My old British coworker, E.R., believed that certain English names augur trouble (in terms of behavior problems from the student), and “Kevin” was the first one she cited. I tend to agree. I wonder why problem-students end up choosing and/or being given “Kevin” so much in Korea.

I rejected “Kevin” outright. I’d have felt like I failed if he ended up merely another “Kevin”, one of dozens. He’s already saddled with “Kim”. Give the boy a unique identity!

Choosing “Royce
We spent three or four minutes discussing this English-name issue. It was the first day, so my goal was to make the class more fun-oriented. Still thinking about the “Kevin is too common” concern, I circled and gently suggested the name “Royce” on the board, another of the “R’s”. I guessed it may have never been used in the history of this institute, of all its thousands of students since 2007. (It turns out this was right. There have been four “Roys”, but no “Royces”.)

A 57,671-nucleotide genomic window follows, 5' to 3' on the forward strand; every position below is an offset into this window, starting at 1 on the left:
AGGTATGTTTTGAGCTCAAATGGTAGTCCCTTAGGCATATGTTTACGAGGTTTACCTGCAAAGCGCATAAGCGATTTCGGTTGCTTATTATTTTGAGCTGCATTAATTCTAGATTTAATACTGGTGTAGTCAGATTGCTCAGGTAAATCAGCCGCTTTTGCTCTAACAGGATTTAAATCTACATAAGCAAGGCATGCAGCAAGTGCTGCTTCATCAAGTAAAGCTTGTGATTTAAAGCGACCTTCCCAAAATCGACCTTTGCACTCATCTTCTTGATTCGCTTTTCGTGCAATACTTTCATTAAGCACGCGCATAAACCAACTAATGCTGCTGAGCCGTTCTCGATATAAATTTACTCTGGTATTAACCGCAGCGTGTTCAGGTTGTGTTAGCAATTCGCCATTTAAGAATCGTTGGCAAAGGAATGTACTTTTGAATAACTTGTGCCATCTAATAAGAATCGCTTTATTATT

Kim J.H. remained indecisive. Probably too shy, I thought. My vague guilt feelings persisted about “forcing an ‘English name’ on an East-Asian”, so I gave him the attendance sheet and told him to write whichever name he chose next to his Korean name. He took a minute. To my surprise, he wrote “Royce”, the name I’d circled on the board. I realize now he’d wanted the decision made for him by an authority figure, in the typical East-Asian fashion, and I’d done it.

And thus was “Royce” christened. I was so proud of this naming that I went onto the staff website that very night and input this as the student’s “영어이름” (English name).